• Post-Traumatic Arthritis – Post Traumatic arthritis is a type of joint inflammation that can be linked to trauma or injury. While similar in many ways to osteoarthritis, posttraumatic arthritis usually occurs suddenly and has an identifiable cause, like a fractured bone caused by an accident.

Wrist Joint Replacement – Who Is The Right Candidate?

The ideal candidate for wrist joint replacement surgery is someone who has experienced the debilitating effects of arthritis but does not require frequent use of their wrists in everyday tasks. Ultimately, this procedure can offer individuals relief from pain and help to maintain the strength of both the hand and wrist.

Current wrist joint replacement implants are not as resilient as hip or knee implants. Therefore these models are unsuitable for those with an active lifestyle that involves lifting heavy weights or excessive stress placed on the wrists during day-to-day activities. They work most efficiently in people who have a relatively low amount of strain put onto their hands daily.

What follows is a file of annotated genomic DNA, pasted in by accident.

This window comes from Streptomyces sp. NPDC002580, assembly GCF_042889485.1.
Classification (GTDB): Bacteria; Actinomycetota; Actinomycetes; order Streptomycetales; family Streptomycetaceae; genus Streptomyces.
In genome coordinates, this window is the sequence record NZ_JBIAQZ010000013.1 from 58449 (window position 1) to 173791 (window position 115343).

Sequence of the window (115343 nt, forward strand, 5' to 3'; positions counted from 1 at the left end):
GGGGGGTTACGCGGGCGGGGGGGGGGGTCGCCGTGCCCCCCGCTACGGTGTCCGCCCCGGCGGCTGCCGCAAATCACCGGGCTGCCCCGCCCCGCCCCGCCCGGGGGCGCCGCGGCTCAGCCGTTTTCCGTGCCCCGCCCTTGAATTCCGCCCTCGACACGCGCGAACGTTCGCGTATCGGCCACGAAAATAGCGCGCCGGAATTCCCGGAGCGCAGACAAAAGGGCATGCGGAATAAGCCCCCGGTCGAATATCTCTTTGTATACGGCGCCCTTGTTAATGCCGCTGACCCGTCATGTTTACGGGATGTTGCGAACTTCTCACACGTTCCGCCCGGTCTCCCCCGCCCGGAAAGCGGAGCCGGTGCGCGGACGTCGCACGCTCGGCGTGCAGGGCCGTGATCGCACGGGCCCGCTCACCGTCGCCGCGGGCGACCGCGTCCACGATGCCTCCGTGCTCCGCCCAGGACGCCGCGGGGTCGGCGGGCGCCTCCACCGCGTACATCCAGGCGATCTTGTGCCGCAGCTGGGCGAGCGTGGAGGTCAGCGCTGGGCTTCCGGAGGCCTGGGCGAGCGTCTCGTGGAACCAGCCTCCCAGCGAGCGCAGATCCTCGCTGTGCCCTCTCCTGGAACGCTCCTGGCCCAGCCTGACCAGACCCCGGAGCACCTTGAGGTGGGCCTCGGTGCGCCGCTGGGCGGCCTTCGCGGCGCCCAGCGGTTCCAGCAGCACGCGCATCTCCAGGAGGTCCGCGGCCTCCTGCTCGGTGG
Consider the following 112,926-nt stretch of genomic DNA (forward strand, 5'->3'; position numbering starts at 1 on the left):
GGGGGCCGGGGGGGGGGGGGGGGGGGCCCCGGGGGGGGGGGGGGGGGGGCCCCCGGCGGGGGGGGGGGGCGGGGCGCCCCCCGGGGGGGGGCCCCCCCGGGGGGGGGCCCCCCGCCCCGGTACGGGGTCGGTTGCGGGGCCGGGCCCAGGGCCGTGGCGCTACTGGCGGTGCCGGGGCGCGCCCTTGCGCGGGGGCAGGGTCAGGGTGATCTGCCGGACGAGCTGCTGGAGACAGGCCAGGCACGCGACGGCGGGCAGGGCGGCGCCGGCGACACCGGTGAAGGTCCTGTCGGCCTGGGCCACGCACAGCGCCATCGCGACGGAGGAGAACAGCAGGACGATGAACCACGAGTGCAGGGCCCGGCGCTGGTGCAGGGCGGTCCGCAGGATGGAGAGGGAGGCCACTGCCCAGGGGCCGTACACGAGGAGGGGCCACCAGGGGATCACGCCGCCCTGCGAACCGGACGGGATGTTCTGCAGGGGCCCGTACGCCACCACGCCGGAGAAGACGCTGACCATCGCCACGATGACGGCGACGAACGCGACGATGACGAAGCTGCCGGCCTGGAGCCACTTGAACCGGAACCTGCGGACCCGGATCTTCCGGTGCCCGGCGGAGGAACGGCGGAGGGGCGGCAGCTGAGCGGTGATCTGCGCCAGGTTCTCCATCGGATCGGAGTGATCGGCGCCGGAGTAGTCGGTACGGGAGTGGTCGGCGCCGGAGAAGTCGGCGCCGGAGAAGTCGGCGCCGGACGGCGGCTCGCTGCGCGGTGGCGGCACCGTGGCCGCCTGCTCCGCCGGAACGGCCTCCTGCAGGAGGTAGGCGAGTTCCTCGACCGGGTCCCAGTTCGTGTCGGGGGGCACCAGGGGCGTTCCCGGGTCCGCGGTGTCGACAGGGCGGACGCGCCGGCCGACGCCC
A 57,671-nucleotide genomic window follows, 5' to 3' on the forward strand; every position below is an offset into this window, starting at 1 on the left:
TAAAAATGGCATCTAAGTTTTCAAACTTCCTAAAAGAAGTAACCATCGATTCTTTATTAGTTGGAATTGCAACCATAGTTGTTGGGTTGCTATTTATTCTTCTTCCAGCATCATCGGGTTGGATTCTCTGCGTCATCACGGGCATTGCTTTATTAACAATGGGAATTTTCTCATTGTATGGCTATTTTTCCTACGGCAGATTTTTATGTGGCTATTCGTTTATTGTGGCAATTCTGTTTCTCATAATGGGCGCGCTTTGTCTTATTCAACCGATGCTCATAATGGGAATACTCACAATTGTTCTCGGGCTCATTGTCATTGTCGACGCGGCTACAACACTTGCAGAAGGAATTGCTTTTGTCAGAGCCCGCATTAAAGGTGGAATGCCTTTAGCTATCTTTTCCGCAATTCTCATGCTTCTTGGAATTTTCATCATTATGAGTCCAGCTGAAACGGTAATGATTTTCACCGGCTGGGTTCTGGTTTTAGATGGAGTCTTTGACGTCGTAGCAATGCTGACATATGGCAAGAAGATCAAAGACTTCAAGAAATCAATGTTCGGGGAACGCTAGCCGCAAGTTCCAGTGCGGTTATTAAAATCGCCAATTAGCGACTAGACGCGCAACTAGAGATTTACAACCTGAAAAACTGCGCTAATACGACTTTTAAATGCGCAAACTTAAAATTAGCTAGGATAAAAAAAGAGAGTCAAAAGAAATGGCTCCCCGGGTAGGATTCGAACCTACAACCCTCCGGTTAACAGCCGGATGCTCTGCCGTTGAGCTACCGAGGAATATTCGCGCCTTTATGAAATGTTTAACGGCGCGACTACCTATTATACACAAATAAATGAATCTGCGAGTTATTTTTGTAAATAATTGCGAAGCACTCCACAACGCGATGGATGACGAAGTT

Wrist fusion surgery may be the optimal solution for those seeking to remain active and exert significant force with their wrists. Not only does this procedure remove motion at the wrist joint, but it will also leave you feeling pain-free while providing your body with enough strength to manage heavier demands.

The Procedure of Wrist Joint Replacement 

Wrist joint replacement is a procedure that can be done on an outpatient basis, so you don’t have to stay in the hospital overnight. Even better, this surgery may also work with other treatments or techniques to correct disorders and deformities related to your fingertips and thumb tendons, nerves, and joints.

To perform the procedure:

  • The surgeon opens the back of the wrist with a precise cut.